Fasting and Other Forms of Devotion to God

January 13, 2009

Title: Fasting and Other Forms of Devotion to God


Text: Matthew 9:14-17

Date: January 11th, 2009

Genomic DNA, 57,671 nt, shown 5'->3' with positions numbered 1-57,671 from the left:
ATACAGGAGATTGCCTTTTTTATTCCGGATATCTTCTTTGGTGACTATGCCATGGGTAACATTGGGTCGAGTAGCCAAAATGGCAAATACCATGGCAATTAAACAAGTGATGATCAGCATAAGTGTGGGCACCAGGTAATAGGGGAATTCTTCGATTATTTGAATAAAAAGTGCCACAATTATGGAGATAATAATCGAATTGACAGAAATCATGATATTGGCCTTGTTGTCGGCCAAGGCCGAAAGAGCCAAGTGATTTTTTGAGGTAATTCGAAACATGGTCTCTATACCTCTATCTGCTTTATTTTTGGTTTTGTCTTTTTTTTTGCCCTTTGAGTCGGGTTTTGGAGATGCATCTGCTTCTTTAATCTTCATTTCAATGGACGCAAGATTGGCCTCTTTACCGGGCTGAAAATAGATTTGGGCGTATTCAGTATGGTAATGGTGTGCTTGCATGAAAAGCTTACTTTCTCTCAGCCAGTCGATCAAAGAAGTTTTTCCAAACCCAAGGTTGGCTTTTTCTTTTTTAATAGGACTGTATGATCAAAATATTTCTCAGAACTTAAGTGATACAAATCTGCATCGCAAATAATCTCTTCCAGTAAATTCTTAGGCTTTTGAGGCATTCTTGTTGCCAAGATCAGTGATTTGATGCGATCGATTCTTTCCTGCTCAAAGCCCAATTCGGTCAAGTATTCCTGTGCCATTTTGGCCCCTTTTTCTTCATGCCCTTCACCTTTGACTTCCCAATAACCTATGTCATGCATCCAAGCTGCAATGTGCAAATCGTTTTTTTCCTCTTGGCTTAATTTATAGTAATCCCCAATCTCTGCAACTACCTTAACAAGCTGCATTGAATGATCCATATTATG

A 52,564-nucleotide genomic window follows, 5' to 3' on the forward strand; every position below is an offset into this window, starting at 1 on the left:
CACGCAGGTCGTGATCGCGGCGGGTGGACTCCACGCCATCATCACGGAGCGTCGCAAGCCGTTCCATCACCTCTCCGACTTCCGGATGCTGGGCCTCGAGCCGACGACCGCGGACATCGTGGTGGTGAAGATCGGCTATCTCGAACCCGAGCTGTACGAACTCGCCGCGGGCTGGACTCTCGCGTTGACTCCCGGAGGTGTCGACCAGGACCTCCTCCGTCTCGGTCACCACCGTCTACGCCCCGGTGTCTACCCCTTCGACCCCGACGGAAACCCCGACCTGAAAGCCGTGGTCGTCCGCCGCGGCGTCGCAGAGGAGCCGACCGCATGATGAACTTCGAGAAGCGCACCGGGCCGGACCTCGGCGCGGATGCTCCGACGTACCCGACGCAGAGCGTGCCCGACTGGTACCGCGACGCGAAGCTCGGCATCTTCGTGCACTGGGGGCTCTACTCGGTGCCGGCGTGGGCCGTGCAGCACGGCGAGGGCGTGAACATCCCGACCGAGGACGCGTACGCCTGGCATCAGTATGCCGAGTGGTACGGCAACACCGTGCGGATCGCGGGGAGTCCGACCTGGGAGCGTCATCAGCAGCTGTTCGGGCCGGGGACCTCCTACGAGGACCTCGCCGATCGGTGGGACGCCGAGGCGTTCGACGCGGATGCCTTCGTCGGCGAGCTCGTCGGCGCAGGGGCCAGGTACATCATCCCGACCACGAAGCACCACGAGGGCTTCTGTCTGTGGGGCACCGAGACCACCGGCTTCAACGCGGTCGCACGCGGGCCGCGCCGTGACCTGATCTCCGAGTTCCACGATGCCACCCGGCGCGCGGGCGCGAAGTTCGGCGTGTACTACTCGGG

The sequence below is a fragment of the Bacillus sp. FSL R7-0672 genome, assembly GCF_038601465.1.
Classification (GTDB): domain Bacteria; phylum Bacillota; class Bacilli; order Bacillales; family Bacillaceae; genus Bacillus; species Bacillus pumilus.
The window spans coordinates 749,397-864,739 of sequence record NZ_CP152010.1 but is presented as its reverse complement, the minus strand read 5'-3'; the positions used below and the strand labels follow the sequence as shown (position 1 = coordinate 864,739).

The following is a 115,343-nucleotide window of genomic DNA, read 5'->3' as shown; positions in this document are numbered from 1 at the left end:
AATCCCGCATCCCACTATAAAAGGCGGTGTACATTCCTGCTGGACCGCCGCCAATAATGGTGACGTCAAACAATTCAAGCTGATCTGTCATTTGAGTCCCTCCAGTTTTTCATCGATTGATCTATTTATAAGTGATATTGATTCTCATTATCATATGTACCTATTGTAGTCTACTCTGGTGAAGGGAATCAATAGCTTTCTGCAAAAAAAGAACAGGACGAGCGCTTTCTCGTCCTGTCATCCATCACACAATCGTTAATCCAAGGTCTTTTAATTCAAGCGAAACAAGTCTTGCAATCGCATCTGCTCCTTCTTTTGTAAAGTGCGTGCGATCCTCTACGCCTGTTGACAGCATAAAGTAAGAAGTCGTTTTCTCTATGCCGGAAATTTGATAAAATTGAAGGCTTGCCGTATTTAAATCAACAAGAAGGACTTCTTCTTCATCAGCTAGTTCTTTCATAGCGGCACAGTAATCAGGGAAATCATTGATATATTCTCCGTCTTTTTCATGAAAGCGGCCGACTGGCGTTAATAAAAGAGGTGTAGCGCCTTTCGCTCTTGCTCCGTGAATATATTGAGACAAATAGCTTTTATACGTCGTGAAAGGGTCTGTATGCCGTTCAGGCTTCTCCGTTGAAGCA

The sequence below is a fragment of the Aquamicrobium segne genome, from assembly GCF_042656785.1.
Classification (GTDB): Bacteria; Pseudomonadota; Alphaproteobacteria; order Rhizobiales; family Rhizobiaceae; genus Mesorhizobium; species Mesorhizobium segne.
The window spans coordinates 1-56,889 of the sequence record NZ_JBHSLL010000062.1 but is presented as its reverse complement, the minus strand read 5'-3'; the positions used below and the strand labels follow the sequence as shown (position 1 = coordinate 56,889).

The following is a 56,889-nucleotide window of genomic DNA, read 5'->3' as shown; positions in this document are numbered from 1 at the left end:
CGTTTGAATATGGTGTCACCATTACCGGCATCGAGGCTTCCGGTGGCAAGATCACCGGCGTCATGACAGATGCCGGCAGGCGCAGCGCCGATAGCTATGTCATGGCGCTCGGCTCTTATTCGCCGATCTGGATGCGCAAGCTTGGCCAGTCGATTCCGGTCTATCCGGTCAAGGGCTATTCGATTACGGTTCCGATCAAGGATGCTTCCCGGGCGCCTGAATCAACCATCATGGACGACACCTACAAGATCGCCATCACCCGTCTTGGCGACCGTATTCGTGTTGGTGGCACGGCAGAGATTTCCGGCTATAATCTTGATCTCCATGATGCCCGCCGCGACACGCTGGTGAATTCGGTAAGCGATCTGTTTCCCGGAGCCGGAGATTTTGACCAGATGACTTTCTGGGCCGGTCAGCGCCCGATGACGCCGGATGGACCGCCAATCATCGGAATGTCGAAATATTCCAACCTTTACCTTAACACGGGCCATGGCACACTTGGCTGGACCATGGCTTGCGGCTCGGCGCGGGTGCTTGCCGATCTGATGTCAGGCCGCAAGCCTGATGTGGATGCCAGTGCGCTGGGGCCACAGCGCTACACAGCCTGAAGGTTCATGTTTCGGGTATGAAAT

After the Thanksgiving, Christmas and New Year’s break, we are back in the Book of Matthew continuing verse-by-verse in chapter nine. A couple of months ago I finished with the passage describing the calling of Matthew the tax collector, and now I’d like to pick up with the passage of Jesus being questioned about fasting. Matthew 9:14-17, “Then John’s disciples came and asked him, ‘How is it that we and the Pharisees fast, but your disciples do not fast?’ Jesus answered, ‘How can the guests of the bridegroom mourn while he is with them? The time will come when the bridegroom will be taken from the; then they will fast. No one sews a patch of unshrunk cloth on an old garment, for the patch will pull away from the garment, making the tear worse. Neither do men pour new wine into old wineskins. If they do, the skins will burst, the wine will run out and the wineskins will be ruined. No, they pour new wine into new wineskins, and both are preserved.’” When we read a passage like this we finish with the feeling that something profound has been said, we just don’t understand what it means. We are tempted to nod our heads in agreement and then leave shaking our heads and saying, “I should know what Jesus is talking about but I don’t.” In our age today we are likely to grown impatient because the teaching isn’t automatically and obviously “relevant” to our daily lives. Even in the church, the trend today is to “dumb down” every biblical teaching to some immediate and practical application that can give us success or advantage in modern life. If this is the case, the teaching that Jesus gives us today in this passage will disappoint us because it’s dealing not with some principle of success in life for us to master and apply for better living; it’s dealing with the whole topic of how to express devotion to God. Why is our particular expression of devotion to God important? Because in every age and in every cultural context each individual must figure out a way to express himself or herself to God. Language is obviously an important part in expressing devotion to God, but it doesn’t stop there. Other cultural forms are important as well. What we see in this passage is Jesus explaining how time and place and situation and circumstance effects how one expresses devotion to God. In this particular instance, fasting – or the practice of going without food or water or something for the express purpose of focusing attention on God – is used as an example of a particular form of expression of devotion to God. But Jesus shows that this important devotion form, fasting, isn’t always appropriate; sometimes other devotion forms are better. Jesus teaches us the important lesson to keep the main thing the main thing – devotion to God — and not get fixed on a particular form to express that devotion. We need to be flexible in our forms of devotion, but absolute in our devotion to God in whatever form best accomplishes that. What Jesus teaches us is extremely relevant for our devotional lives, inside and outside the church. Let’s look at three points about expressing devotion to God. (more…)